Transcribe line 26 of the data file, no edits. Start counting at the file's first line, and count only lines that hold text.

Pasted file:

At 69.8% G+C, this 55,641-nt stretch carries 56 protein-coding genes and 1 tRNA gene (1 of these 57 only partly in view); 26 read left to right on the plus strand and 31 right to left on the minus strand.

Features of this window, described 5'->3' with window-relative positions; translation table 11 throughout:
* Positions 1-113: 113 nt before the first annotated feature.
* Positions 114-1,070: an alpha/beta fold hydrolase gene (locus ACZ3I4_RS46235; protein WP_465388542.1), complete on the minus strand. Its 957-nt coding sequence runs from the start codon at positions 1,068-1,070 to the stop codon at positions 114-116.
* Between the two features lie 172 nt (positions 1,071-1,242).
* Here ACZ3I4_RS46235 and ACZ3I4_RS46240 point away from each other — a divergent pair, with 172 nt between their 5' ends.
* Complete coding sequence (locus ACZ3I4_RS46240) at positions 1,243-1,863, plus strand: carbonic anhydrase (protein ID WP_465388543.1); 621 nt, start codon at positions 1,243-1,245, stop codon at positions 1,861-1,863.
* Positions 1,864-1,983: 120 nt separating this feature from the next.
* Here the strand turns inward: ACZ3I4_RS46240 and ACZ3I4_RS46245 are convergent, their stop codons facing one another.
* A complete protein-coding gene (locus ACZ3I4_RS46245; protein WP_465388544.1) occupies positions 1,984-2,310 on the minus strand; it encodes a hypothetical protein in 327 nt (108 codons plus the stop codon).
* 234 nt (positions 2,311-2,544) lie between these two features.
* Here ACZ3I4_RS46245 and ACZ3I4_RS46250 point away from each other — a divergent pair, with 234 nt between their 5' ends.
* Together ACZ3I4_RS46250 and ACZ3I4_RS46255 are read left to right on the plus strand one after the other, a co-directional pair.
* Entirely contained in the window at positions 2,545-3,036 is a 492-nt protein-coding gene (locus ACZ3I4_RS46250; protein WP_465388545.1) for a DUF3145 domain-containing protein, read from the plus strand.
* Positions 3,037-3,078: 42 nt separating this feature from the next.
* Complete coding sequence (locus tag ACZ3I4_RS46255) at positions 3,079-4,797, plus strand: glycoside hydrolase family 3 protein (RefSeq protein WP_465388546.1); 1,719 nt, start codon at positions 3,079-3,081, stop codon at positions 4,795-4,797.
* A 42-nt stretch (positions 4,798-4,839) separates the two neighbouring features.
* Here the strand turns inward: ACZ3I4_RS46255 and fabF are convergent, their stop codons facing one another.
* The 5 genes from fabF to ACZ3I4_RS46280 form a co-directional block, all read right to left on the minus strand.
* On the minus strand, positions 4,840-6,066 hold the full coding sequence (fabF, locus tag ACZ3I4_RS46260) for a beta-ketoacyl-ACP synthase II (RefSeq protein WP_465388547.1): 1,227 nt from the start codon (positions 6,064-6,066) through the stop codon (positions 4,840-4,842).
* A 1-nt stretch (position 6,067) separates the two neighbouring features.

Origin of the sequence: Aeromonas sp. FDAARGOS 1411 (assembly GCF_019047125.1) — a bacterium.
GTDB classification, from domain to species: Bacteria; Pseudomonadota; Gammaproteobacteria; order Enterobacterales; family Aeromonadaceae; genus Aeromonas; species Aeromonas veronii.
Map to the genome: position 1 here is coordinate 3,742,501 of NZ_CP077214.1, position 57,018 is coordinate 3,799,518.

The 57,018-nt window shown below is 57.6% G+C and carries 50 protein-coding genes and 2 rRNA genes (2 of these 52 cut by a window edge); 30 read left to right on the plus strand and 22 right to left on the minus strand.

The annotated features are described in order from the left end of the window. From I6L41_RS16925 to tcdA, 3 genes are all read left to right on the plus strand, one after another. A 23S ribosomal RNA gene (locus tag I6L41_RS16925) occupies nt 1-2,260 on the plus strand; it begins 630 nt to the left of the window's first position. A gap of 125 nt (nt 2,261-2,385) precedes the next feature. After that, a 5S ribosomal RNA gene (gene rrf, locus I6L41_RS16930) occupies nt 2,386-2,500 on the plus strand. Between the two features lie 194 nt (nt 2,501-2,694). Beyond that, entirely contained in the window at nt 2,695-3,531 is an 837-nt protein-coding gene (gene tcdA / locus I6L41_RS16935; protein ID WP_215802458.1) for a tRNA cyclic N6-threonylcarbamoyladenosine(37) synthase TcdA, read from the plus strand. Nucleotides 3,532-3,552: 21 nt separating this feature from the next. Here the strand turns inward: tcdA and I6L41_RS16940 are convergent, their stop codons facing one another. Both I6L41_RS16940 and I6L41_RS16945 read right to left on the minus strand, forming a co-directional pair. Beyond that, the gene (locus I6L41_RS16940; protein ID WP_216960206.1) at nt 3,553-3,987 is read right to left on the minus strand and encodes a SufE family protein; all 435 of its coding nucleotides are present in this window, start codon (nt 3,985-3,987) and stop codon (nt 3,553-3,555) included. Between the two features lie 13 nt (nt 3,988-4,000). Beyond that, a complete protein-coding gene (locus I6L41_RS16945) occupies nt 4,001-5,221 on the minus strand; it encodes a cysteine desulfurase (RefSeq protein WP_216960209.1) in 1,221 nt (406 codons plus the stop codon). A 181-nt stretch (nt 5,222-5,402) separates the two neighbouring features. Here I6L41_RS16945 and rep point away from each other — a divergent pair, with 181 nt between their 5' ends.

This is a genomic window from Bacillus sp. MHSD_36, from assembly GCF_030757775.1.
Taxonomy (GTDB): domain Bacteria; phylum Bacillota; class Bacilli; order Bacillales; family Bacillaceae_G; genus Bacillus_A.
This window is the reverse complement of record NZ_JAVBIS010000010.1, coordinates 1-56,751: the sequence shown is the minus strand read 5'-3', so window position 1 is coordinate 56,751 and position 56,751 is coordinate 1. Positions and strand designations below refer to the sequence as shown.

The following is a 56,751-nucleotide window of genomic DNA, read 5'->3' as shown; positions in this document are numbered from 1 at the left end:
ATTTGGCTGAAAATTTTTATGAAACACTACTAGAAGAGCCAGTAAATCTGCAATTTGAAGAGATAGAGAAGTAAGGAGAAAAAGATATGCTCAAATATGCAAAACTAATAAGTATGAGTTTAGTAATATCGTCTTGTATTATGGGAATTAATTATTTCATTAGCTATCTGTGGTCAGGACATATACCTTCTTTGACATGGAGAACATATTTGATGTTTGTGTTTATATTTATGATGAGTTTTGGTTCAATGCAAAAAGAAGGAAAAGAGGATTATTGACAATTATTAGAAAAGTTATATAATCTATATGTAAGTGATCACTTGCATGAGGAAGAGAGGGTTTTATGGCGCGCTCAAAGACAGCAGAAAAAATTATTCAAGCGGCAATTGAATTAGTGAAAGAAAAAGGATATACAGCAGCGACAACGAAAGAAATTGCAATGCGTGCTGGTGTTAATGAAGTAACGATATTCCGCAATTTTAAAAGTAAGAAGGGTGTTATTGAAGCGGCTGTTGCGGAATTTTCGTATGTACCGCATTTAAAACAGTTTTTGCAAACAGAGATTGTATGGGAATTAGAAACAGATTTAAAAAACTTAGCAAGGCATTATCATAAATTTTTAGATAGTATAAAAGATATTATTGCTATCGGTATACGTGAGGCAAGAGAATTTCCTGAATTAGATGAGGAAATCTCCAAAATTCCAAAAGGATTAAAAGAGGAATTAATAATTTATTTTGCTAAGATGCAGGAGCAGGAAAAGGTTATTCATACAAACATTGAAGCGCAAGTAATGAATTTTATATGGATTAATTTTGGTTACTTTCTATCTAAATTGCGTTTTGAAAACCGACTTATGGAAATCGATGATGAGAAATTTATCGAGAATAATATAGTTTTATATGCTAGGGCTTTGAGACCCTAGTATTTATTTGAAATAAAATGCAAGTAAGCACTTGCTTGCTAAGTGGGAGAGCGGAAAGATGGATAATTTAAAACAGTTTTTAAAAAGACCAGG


The annotated features are described in order from the left end of the window. From I6L41_RS16925 to tcdA, 3 genes are all read left to right on the plus strand, one after another. A 23S ribosomal RNA gene (locus tag I6L41_RS16925) occupies nt 1-2,260 on the plus strand; it begins 630 nt to the left of the window's first position. A gap of 125 nt (nt 2,261-2,385) precedes the next feature. After that, a 5S ribosomal RNA gene (gene rrf, locus I6L41_RS16930) occupies nt 2,386-2,500 on the plus strand. Between the two features lie 194 nt (nt 2,501-2,694). Beyond that, entirely contained in the window at nt 2,695-3,531 is an 837-nt protein-coding gene (gene tcdA / locus I6L41_RS16935; protein ID WP_215802458.1) for a tRNA cyclic N6-threonylcarbamoyladenosine(37) synthase TcdA, read from the plus strand. Nucleotides 3,532-3,552: 21 nt separating this feature from the next. Here the strand turns inward: tcdA and I6L41_RS16940 are convergent, their stop codons facing one another. Both I6L41_RS16940 and I6L41_RS16945 read right to left on the minus strand, forming a co-directional pair. Beyond that, the gene (locus I6L41_RS16940; protein ID WP_216960206.1) at nt 3,553-3,987 is read right to left on the minus strand and encodes a SufE family protein; all 435 of its coding nucleotides are present in this window, start codon (nt 3,985-3,987) and stop codon (nt 3,553-3,555) included. Between the two features lie 13 nt (nt 3,988-4,000). Beyond that, a complete protein-coding gene (locus I6L41_RS16945) occupies nt 4,001-5,221 on the minus strand; it encodes a cysteine desulfurase (RefSeq protein WP_216960209.1) in 1,221 nt (406 codons plus the stop codon). A 181-nt stretch (nt 5,222-5,402) separates the two neighbouring features. Here I6L41_RS16945 and rep point away from each other — a divergent pair, with 181 nt between their 5' ends.